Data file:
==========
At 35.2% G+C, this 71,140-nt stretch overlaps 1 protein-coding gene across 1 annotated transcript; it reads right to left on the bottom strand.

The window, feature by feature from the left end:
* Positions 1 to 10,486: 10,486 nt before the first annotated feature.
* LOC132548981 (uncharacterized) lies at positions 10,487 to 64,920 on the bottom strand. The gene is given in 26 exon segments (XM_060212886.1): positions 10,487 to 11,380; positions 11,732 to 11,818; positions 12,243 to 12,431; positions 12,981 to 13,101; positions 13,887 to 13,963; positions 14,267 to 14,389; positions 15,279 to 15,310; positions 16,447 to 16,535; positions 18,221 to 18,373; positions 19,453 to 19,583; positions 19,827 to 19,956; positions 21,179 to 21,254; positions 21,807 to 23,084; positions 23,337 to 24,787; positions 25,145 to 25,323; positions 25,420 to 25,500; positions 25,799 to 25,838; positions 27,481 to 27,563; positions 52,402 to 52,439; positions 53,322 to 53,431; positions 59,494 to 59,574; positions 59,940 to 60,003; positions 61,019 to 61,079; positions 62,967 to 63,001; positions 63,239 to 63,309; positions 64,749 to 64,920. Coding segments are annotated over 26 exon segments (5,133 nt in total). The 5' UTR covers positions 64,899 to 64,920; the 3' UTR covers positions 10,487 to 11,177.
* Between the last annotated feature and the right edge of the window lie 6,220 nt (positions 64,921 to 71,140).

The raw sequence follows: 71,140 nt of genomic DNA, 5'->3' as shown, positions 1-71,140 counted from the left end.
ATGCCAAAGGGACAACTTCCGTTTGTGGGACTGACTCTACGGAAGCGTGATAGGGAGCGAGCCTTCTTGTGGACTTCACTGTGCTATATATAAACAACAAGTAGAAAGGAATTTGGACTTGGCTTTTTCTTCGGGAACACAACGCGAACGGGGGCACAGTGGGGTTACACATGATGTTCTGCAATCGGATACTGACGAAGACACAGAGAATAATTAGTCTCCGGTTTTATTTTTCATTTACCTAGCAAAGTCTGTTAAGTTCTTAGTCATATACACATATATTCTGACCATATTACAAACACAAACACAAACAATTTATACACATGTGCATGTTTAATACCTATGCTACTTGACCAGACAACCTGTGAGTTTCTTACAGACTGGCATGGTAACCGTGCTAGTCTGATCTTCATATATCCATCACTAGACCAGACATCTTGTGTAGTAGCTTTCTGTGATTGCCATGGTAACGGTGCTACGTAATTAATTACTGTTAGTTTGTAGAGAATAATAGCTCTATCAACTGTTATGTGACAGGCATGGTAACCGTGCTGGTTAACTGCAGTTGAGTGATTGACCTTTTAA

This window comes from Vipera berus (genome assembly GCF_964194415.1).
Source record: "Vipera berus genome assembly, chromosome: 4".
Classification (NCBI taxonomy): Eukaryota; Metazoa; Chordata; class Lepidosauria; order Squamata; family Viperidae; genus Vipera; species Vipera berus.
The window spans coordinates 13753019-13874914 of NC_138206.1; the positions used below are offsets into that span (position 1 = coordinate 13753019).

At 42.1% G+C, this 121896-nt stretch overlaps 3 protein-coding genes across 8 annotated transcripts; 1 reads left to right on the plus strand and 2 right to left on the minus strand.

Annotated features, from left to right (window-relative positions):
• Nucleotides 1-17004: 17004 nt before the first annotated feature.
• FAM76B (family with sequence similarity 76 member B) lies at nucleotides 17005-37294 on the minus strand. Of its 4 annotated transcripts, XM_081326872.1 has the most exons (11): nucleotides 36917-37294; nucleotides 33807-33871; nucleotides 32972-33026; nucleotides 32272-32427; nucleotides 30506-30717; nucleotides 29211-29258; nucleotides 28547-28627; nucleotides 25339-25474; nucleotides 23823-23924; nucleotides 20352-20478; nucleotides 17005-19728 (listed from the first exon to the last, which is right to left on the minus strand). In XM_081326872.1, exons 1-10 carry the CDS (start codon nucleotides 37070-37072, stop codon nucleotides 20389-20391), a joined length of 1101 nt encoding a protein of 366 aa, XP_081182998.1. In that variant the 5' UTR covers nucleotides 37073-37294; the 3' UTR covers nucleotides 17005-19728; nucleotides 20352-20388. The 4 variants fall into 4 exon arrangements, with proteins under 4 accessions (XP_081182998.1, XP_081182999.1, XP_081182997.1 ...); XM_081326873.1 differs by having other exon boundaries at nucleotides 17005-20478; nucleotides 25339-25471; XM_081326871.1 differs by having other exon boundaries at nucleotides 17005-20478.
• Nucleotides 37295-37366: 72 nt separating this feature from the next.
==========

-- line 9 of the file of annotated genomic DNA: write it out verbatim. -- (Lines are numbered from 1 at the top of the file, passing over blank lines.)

Source record: "Vipera berus genome assembly, chromosome: 4".